Amortization (accounting)
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Amortization (accounting)
In accounting, amortization refers to expensing the acquisition cost minus the residual value of intangible assets in a systematic manner over their estimated "useful economic lives" so as to reflect their consumption, expiry, and obsolescence, or other decline in value as a result of use or the passage of time. The term amortization can also refer to the completion of that process, as in "the amortization of the tower was expected in 1734". Depreciation is a corresponding concept for tangible assets. Methodologies for allocating amortization to each accounting period are generally the same as these for depreciation. However, many intangible assets such as goodwill or certain brands may be deemed to have an indefinite useful life and are therefore not subject to amortization (although goodwill is subjected to an impairment test every year). While theoretically amortization is used to account for the decreasing value of an intangible asset over its useful life, in practice man ...
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Accounting
Accounting, also known as accountancy, is the measurement, processing, and communication of financial and non financial information about economic entities such as businesses and corporations. Accounting, which has been called the "language of business", measures the results of an organization's economic activities and conveys this information to a variety of stakeholders, including investors, creditors, management, and regulators. Practitioners of accounting are known as accountants. The terms "accounting" and " financial reporting" are often used as synonyms. Accounting can be divided into several fields including financial accounting, management accounting, tax accounting and cost accounting. Financial accounting focuses on the reporting of an organization's financial information, including the preparation of financial statements, to the external users of the information, such as investors, regulators and suppliers; and management accounting focuses on the mea ...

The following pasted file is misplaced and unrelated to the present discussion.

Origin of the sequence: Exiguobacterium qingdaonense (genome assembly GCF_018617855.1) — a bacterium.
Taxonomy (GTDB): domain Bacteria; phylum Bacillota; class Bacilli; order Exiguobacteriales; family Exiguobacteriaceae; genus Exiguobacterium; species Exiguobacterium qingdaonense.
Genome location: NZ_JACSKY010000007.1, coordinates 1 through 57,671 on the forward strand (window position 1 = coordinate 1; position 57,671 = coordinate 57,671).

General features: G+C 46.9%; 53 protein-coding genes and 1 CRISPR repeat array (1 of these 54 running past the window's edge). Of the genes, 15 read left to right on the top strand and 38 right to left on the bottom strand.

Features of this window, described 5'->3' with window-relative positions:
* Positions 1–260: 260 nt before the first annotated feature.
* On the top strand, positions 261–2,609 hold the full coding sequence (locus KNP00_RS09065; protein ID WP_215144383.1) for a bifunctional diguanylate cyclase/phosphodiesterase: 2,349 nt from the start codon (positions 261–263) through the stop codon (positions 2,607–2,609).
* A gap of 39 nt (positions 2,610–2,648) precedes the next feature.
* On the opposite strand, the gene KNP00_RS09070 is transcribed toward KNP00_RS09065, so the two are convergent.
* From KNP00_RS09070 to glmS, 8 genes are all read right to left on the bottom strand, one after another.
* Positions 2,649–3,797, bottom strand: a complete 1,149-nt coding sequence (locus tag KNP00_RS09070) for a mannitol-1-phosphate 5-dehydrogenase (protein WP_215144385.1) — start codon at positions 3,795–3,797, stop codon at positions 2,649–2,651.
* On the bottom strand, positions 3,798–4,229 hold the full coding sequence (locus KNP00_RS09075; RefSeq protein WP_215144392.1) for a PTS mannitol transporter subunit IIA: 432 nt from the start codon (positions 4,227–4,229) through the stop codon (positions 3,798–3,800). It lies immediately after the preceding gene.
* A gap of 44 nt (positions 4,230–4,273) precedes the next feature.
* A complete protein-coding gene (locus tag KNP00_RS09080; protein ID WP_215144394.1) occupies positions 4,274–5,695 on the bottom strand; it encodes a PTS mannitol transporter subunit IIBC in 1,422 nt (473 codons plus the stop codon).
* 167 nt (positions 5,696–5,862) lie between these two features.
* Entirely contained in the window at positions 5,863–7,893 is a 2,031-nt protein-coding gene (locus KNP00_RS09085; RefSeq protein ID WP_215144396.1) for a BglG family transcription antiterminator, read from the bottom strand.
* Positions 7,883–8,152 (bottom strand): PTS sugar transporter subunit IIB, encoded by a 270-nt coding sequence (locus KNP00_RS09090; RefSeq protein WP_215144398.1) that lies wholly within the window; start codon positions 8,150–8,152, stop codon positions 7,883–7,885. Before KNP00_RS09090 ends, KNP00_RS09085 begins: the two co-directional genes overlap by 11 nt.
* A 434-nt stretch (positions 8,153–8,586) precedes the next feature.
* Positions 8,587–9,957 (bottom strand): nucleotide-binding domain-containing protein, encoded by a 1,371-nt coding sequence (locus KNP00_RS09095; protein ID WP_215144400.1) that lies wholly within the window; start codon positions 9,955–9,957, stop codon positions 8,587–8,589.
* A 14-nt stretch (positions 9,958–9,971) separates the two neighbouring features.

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Income Statement
An income statement or profit and loss accountProfessional English in Use - Finance, Cambridge University Press, p. 10 (also referred to as a ''profit and loss statement'' (P&L), ''statement of profit or loss'', ''revenue statement'', ''statement of financial performance'', ''earnings statement'', ''statement of earnings'', ''operating statement'', or ''statement of operations'') is one of the financial statements of a company and shows the company's revenues and expenses during a particular period. It indicates how the revenues (also known as the ''“top line”'') are transformed into the net income or net profit (the result after all revenues and expenses have been accounted for). The purpose of the income statement is to show managers and investors whether the company made money (profit) or lost money (loss) during the period being reported. An income statement represents a period of time (as does the cash flow statement). This contrasts with the balance sheet, which ...
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Real Estate
Real estate is property consisting of land and the buildings on it, along with its natural resources such as crops, minerals or water; immovable property of this nature; an interest vested in this (also) an item of real property, (more generally) buildings or housing in general."Real estate": Oxford English Dictionary online: Retrieved September 18, 2011 In terms of law, ''real'' is in relation to land property and is different from personal property while ''estate'' means the "interest" a person has in that land property. Real estate is different from personal property, which is not permanently attached to the land, such as vehicles, boats, jewelry, furniture, tools and the rolling stock of a farm. In the United States, the transfer, owning, or acquisition of real estate can be through business corporations, individuals, nonprofit corporations, fiduciaries, or any legal entity as seen within the law of each U.S. state. History of real estate The natural right of a person ...
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Accounting Terminology